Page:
|Número de publicación||US7156898 B2|
|Tipo de publicación||Concesión|
|Número de solicitud||US 10/618,457|
|Fecha de publicación||2 Ene 2007|
|Fecha de presentación||14 Jul 2003|
|Fecha de prioridad||12 Jul 2002|
|También publicado como||US20040074387, US20060150816, WO2005035133A1|
|Número de publicación||10618457, 618457, US 7156898 B2, US 7156898B2, US-B2-7156898, US7156898 B2, US7156898B2|
|Inventores||Rajan A. Jaisinghani|
|Cesionario original||Jaisinghani Rajan A|
|Exportar cita||BiBTeX, EndNote, RefMan|
|Citas de patentes (37), Otras citas (10), Citada por (20), Clasificaciones (22), Eventos legales (3)|
|Enlaces externos: USPTO, Cesión de USPTO, Espacenet|
This application makes reference to, claims all benefits inuring under 35 U.S.C. §111(b) from, and incorporates herein my provisional patent application entitled Low Pressure Drop Deep Electrically Enhanced Filter earlier filed in the United States Patent and Trademark Office on the 12th day of Jul. 2002 and there duly assigned Ser. No. 60/395,322, my provisional patent application entitled Low Pressure Drop Deep Electrically Enhanced Filter earlier filed in the United States Patent and Trademark Office on the 10th day of Feb. 2003 and there duly assigned Ser. No. 60/437,140, and my provisional patent application entitled Low Pressure Drop Deep Electrically Enhanced Filter earlier filed in the United States Patent and Trademark Office on the 25th day of Apr. 2003 and there duly assigned Ser. No. 60/465,277.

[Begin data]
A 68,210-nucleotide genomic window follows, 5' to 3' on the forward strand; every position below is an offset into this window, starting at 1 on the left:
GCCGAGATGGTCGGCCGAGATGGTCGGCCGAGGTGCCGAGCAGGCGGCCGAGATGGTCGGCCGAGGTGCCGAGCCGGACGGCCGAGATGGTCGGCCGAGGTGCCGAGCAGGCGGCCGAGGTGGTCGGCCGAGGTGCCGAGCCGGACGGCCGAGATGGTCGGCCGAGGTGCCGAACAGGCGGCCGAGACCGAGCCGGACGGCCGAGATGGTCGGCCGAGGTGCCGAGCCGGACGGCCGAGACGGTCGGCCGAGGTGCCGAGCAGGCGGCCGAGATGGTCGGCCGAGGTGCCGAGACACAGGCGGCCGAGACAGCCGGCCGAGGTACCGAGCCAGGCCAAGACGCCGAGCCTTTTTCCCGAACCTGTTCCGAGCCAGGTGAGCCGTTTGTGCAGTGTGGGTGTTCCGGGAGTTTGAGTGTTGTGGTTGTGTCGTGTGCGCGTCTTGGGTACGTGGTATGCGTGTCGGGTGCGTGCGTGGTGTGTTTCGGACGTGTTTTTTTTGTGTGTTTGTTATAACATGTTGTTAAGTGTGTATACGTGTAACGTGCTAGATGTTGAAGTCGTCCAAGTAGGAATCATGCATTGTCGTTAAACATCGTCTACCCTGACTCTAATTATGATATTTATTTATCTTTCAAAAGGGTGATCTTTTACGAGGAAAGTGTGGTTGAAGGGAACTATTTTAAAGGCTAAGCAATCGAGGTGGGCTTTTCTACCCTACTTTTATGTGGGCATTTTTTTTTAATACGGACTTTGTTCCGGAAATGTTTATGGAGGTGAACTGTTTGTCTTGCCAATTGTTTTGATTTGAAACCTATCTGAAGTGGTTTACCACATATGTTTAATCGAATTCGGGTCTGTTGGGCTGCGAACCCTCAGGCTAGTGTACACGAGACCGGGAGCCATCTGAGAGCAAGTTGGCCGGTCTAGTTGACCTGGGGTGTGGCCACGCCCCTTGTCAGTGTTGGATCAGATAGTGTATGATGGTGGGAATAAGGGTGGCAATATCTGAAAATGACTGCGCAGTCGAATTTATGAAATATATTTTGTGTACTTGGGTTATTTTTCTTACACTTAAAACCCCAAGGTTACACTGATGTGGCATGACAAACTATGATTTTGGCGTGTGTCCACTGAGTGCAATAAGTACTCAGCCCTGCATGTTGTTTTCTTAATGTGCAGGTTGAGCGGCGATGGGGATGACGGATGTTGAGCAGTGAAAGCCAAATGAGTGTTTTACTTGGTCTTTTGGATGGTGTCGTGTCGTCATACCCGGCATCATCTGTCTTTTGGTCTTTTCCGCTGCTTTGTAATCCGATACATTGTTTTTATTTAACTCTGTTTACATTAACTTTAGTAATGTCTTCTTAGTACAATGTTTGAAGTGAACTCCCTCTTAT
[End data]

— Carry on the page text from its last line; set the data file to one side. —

1. Technical Field
This application pertains to filters and filtration processes and systems generally and, more particularly, to the enablement of the use of deep filter media used in ionizing electrically enhanced filtration processes and filters while functioning as high performance devices with ultra-low pressure drop, to filtration systems and to processes or constructing filters and filtration systems.
2. Related Art
Jaisinghani, A Safe Ionizing Field Electronically Enhanced Filter and Process For Safely Ionizing A Field Of An Electrically Enhanced Filter U.S. Pat. No. 5,403,383, describes an ionizing electrically enhanced filter that has sufficiently high performance to have become the only successfully commercialized Electrically Enhanced Filter (i.e., EEF). It has found uses in cleanrooms and in other critical applications, and also in residential and commercial building applications requiring clean indoor air. Recently, Consumer Reports (February 2003) rated a device based on the teachings of this patent as being the highest performance residential air cleaner.